As for spoilers, I have to tell you I was surprised by the PW review on Amazon, giving away something that I thought was a kind of integral part of the book. It just goes to show how truly difficult it is to write a review without any spoilers at all. I think the best I ever did was with Joanna Bourne’s book, The Spymaster’s Lady, but even that was a huge struggle.
I read both of her other books last year. I loved Garden Spells – it’s sweet, gentle, and slightly magical. I wasn’t quite as wild about The Sugar Queen. The writing was just as good, but the story didn’t grab me. This one sounds more like Garden Spells so I’m looking forward to reading it.
Garden Spells became my #1 gift-giving book because it’s such a lovely story with gentle characters, a touch of magic and just such lovely writing.
Sugar Queen was good and had special moments but was also a touch uneven.
This book is on it’s way from Amazon (my book giving fairies…)
And just as an aside: these ebook prices are killing me! I went to Fictionwise to buy this and Louisa Edwards newest and the prices were ridiculous. Instead I’m buying print books. Such a let-down.
Lovely review. I’ve got this on my nightstand and will be starting it soon. I loved both her previous books, though I think I’m in the minority in preferring THE SUGAR QUEEN. I thought it was absolutely delightful and really connected with both female characters.
I agree with Angie, I actually preferred THE SUGAR QUEEN as well. Garden Spells was great and was what pulled me into her style, but THE SUGAR QUEEN gets reread on the regular.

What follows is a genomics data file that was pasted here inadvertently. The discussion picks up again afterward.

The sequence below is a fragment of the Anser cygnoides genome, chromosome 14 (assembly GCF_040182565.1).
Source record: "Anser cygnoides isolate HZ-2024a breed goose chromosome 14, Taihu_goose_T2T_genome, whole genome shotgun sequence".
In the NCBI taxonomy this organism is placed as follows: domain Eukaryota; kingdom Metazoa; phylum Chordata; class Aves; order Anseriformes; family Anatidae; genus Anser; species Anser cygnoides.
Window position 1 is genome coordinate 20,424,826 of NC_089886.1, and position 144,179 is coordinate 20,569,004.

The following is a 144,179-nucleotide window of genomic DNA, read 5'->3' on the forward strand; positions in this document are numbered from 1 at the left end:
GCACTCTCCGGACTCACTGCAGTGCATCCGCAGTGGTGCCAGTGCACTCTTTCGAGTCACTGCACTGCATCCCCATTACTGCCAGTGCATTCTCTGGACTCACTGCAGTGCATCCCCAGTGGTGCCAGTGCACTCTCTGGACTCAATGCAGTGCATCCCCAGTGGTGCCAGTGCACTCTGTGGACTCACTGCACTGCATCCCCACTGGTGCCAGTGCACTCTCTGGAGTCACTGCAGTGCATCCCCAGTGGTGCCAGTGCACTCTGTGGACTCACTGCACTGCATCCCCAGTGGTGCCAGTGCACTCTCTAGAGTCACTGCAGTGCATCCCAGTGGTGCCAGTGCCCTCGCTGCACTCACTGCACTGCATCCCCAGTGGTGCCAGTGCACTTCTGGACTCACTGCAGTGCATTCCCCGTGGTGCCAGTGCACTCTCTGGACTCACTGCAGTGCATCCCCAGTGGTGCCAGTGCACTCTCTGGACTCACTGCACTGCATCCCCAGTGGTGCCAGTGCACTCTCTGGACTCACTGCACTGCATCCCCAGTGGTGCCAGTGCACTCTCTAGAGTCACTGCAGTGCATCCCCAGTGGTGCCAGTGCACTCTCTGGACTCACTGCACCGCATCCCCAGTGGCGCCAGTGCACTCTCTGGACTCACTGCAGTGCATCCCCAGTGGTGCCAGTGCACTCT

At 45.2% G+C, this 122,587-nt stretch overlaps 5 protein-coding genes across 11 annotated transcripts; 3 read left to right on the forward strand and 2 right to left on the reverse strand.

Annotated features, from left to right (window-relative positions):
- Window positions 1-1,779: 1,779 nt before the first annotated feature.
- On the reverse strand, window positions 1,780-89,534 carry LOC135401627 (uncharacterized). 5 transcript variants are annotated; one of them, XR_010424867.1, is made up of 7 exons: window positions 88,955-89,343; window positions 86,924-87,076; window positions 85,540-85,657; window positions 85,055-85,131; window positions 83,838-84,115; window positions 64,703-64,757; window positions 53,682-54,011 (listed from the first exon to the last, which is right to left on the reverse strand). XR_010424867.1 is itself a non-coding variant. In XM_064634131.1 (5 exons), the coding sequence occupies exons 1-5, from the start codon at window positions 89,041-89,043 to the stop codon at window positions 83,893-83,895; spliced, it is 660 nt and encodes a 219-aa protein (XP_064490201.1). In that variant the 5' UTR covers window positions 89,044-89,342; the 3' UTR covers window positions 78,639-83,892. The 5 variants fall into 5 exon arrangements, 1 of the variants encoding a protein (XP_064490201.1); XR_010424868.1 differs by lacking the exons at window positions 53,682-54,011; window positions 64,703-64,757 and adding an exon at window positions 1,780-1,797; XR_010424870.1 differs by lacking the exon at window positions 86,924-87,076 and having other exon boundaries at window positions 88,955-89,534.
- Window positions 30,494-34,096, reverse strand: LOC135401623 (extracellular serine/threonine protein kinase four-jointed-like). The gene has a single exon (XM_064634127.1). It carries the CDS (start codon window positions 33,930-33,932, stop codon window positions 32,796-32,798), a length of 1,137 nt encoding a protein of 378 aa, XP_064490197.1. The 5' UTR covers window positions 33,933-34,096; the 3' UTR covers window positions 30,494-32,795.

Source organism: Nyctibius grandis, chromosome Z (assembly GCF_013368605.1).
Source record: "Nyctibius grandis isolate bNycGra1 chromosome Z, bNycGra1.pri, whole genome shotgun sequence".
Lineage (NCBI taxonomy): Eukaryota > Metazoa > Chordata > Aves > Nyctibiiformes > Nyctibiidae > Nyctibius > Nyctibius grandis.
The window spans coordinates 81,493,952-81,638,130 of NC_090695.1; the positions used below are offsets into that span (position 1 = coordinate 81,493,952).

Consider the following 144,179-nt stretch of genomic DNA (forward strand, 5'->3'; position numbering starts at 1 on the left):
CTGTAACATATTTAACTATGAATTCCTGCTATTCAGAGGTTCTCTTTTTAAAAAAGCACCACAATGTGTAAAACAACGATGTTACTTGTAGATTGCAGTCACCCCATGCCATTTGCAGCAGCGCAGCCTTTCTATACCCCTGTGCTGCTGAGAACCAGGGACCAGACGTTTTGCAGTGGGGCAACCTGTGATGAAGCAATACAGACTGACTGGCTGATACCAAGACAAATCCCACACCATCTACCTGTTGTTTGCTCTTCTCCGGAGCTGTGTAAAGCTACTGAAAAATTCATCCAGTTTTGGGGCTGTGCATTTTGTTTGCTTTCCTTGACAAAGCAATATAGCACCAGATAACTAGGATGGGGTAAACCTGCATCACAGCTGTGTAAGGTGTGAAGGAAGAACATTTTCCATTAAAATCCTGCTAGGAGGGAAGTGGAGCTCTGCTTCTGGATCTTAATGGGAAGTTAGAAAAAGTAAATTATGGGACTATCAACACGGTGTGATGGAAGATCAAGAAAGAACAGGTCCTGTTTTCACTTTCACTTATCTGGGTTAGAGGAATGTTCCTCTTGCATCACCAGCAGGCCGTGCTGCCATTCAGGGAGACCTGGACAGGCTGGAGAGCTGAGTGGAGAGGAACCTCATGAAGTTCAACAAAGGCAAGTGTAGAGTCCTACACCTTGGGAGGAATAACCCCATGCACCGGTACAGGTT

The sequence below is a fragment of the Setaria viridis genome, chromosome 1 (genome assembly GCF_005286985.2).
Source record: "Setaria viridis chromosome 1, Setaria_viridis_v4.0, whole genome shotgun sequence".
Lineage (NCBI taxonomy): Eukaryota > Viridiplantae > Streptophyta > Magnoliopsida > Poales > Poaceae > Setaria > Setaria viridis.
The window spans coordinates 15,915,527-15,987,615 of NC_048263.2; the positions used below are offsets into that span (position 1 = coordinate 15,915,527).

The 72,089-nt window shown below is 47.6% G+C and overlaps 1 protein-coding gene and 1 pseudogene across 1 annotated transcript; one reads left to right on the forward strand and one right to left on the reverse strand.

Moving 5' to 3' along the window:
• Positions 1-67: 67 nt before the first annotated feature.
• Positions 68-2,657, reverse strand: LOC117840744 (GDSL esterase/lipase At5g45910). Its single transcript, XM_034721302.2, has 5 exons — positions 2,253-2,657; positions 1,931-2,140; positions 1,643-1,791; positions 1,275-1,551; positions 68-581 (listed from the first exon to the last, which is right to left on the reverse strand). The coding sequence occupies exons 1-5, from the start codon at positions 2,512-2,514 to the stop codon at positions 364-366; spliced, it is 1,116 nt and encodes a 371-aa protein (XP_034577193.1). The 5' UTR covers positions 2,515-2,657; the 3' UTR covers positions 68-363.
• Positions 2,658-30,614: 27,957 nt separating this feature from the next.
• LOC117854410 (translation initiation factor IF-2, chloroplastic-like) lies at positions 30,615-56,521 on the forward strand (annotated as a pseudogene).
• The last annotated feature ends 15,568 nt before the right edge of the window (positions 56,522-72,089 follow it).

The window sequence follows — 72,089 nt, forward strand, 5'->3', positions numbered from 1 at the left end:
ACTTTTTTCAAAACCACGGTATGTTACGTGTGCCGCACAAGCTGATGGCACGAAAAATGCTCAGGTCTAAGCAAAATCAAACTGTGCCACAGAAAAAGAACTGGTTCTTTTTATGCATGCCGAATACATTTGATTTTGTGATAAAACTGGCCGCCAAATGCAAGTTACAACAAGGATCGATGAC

I also love the touch of fantasy in all of her books that don’t seem out of place enough though logically they should be a bit jarring.
Great review, definitely going to look for this one.
I just finished this book tonight. A friend gave me Garden Spells and I fell in love with Allen’s way of creating such unique worlds. It seems really effortless, although at a certain point in this book, I also wondered if she had gone too far with too many eccentricities.
The book still worked for me though. I loved it, but I do wish she had spent a little more time with Julia and Sawyer. Their story is the one I’m still thinking about.
Allen is definitely one of my must read authors.
I can’t wait to get my hands on this book, having really enjoyed both of her previous books!
I preferred The Sugar Queen to Garden Spells too, though I did enjoy them both. I’m looking forward to this book too. Ms. Allen is one of my auto-reads.
Did not know you read this. Will go buy now.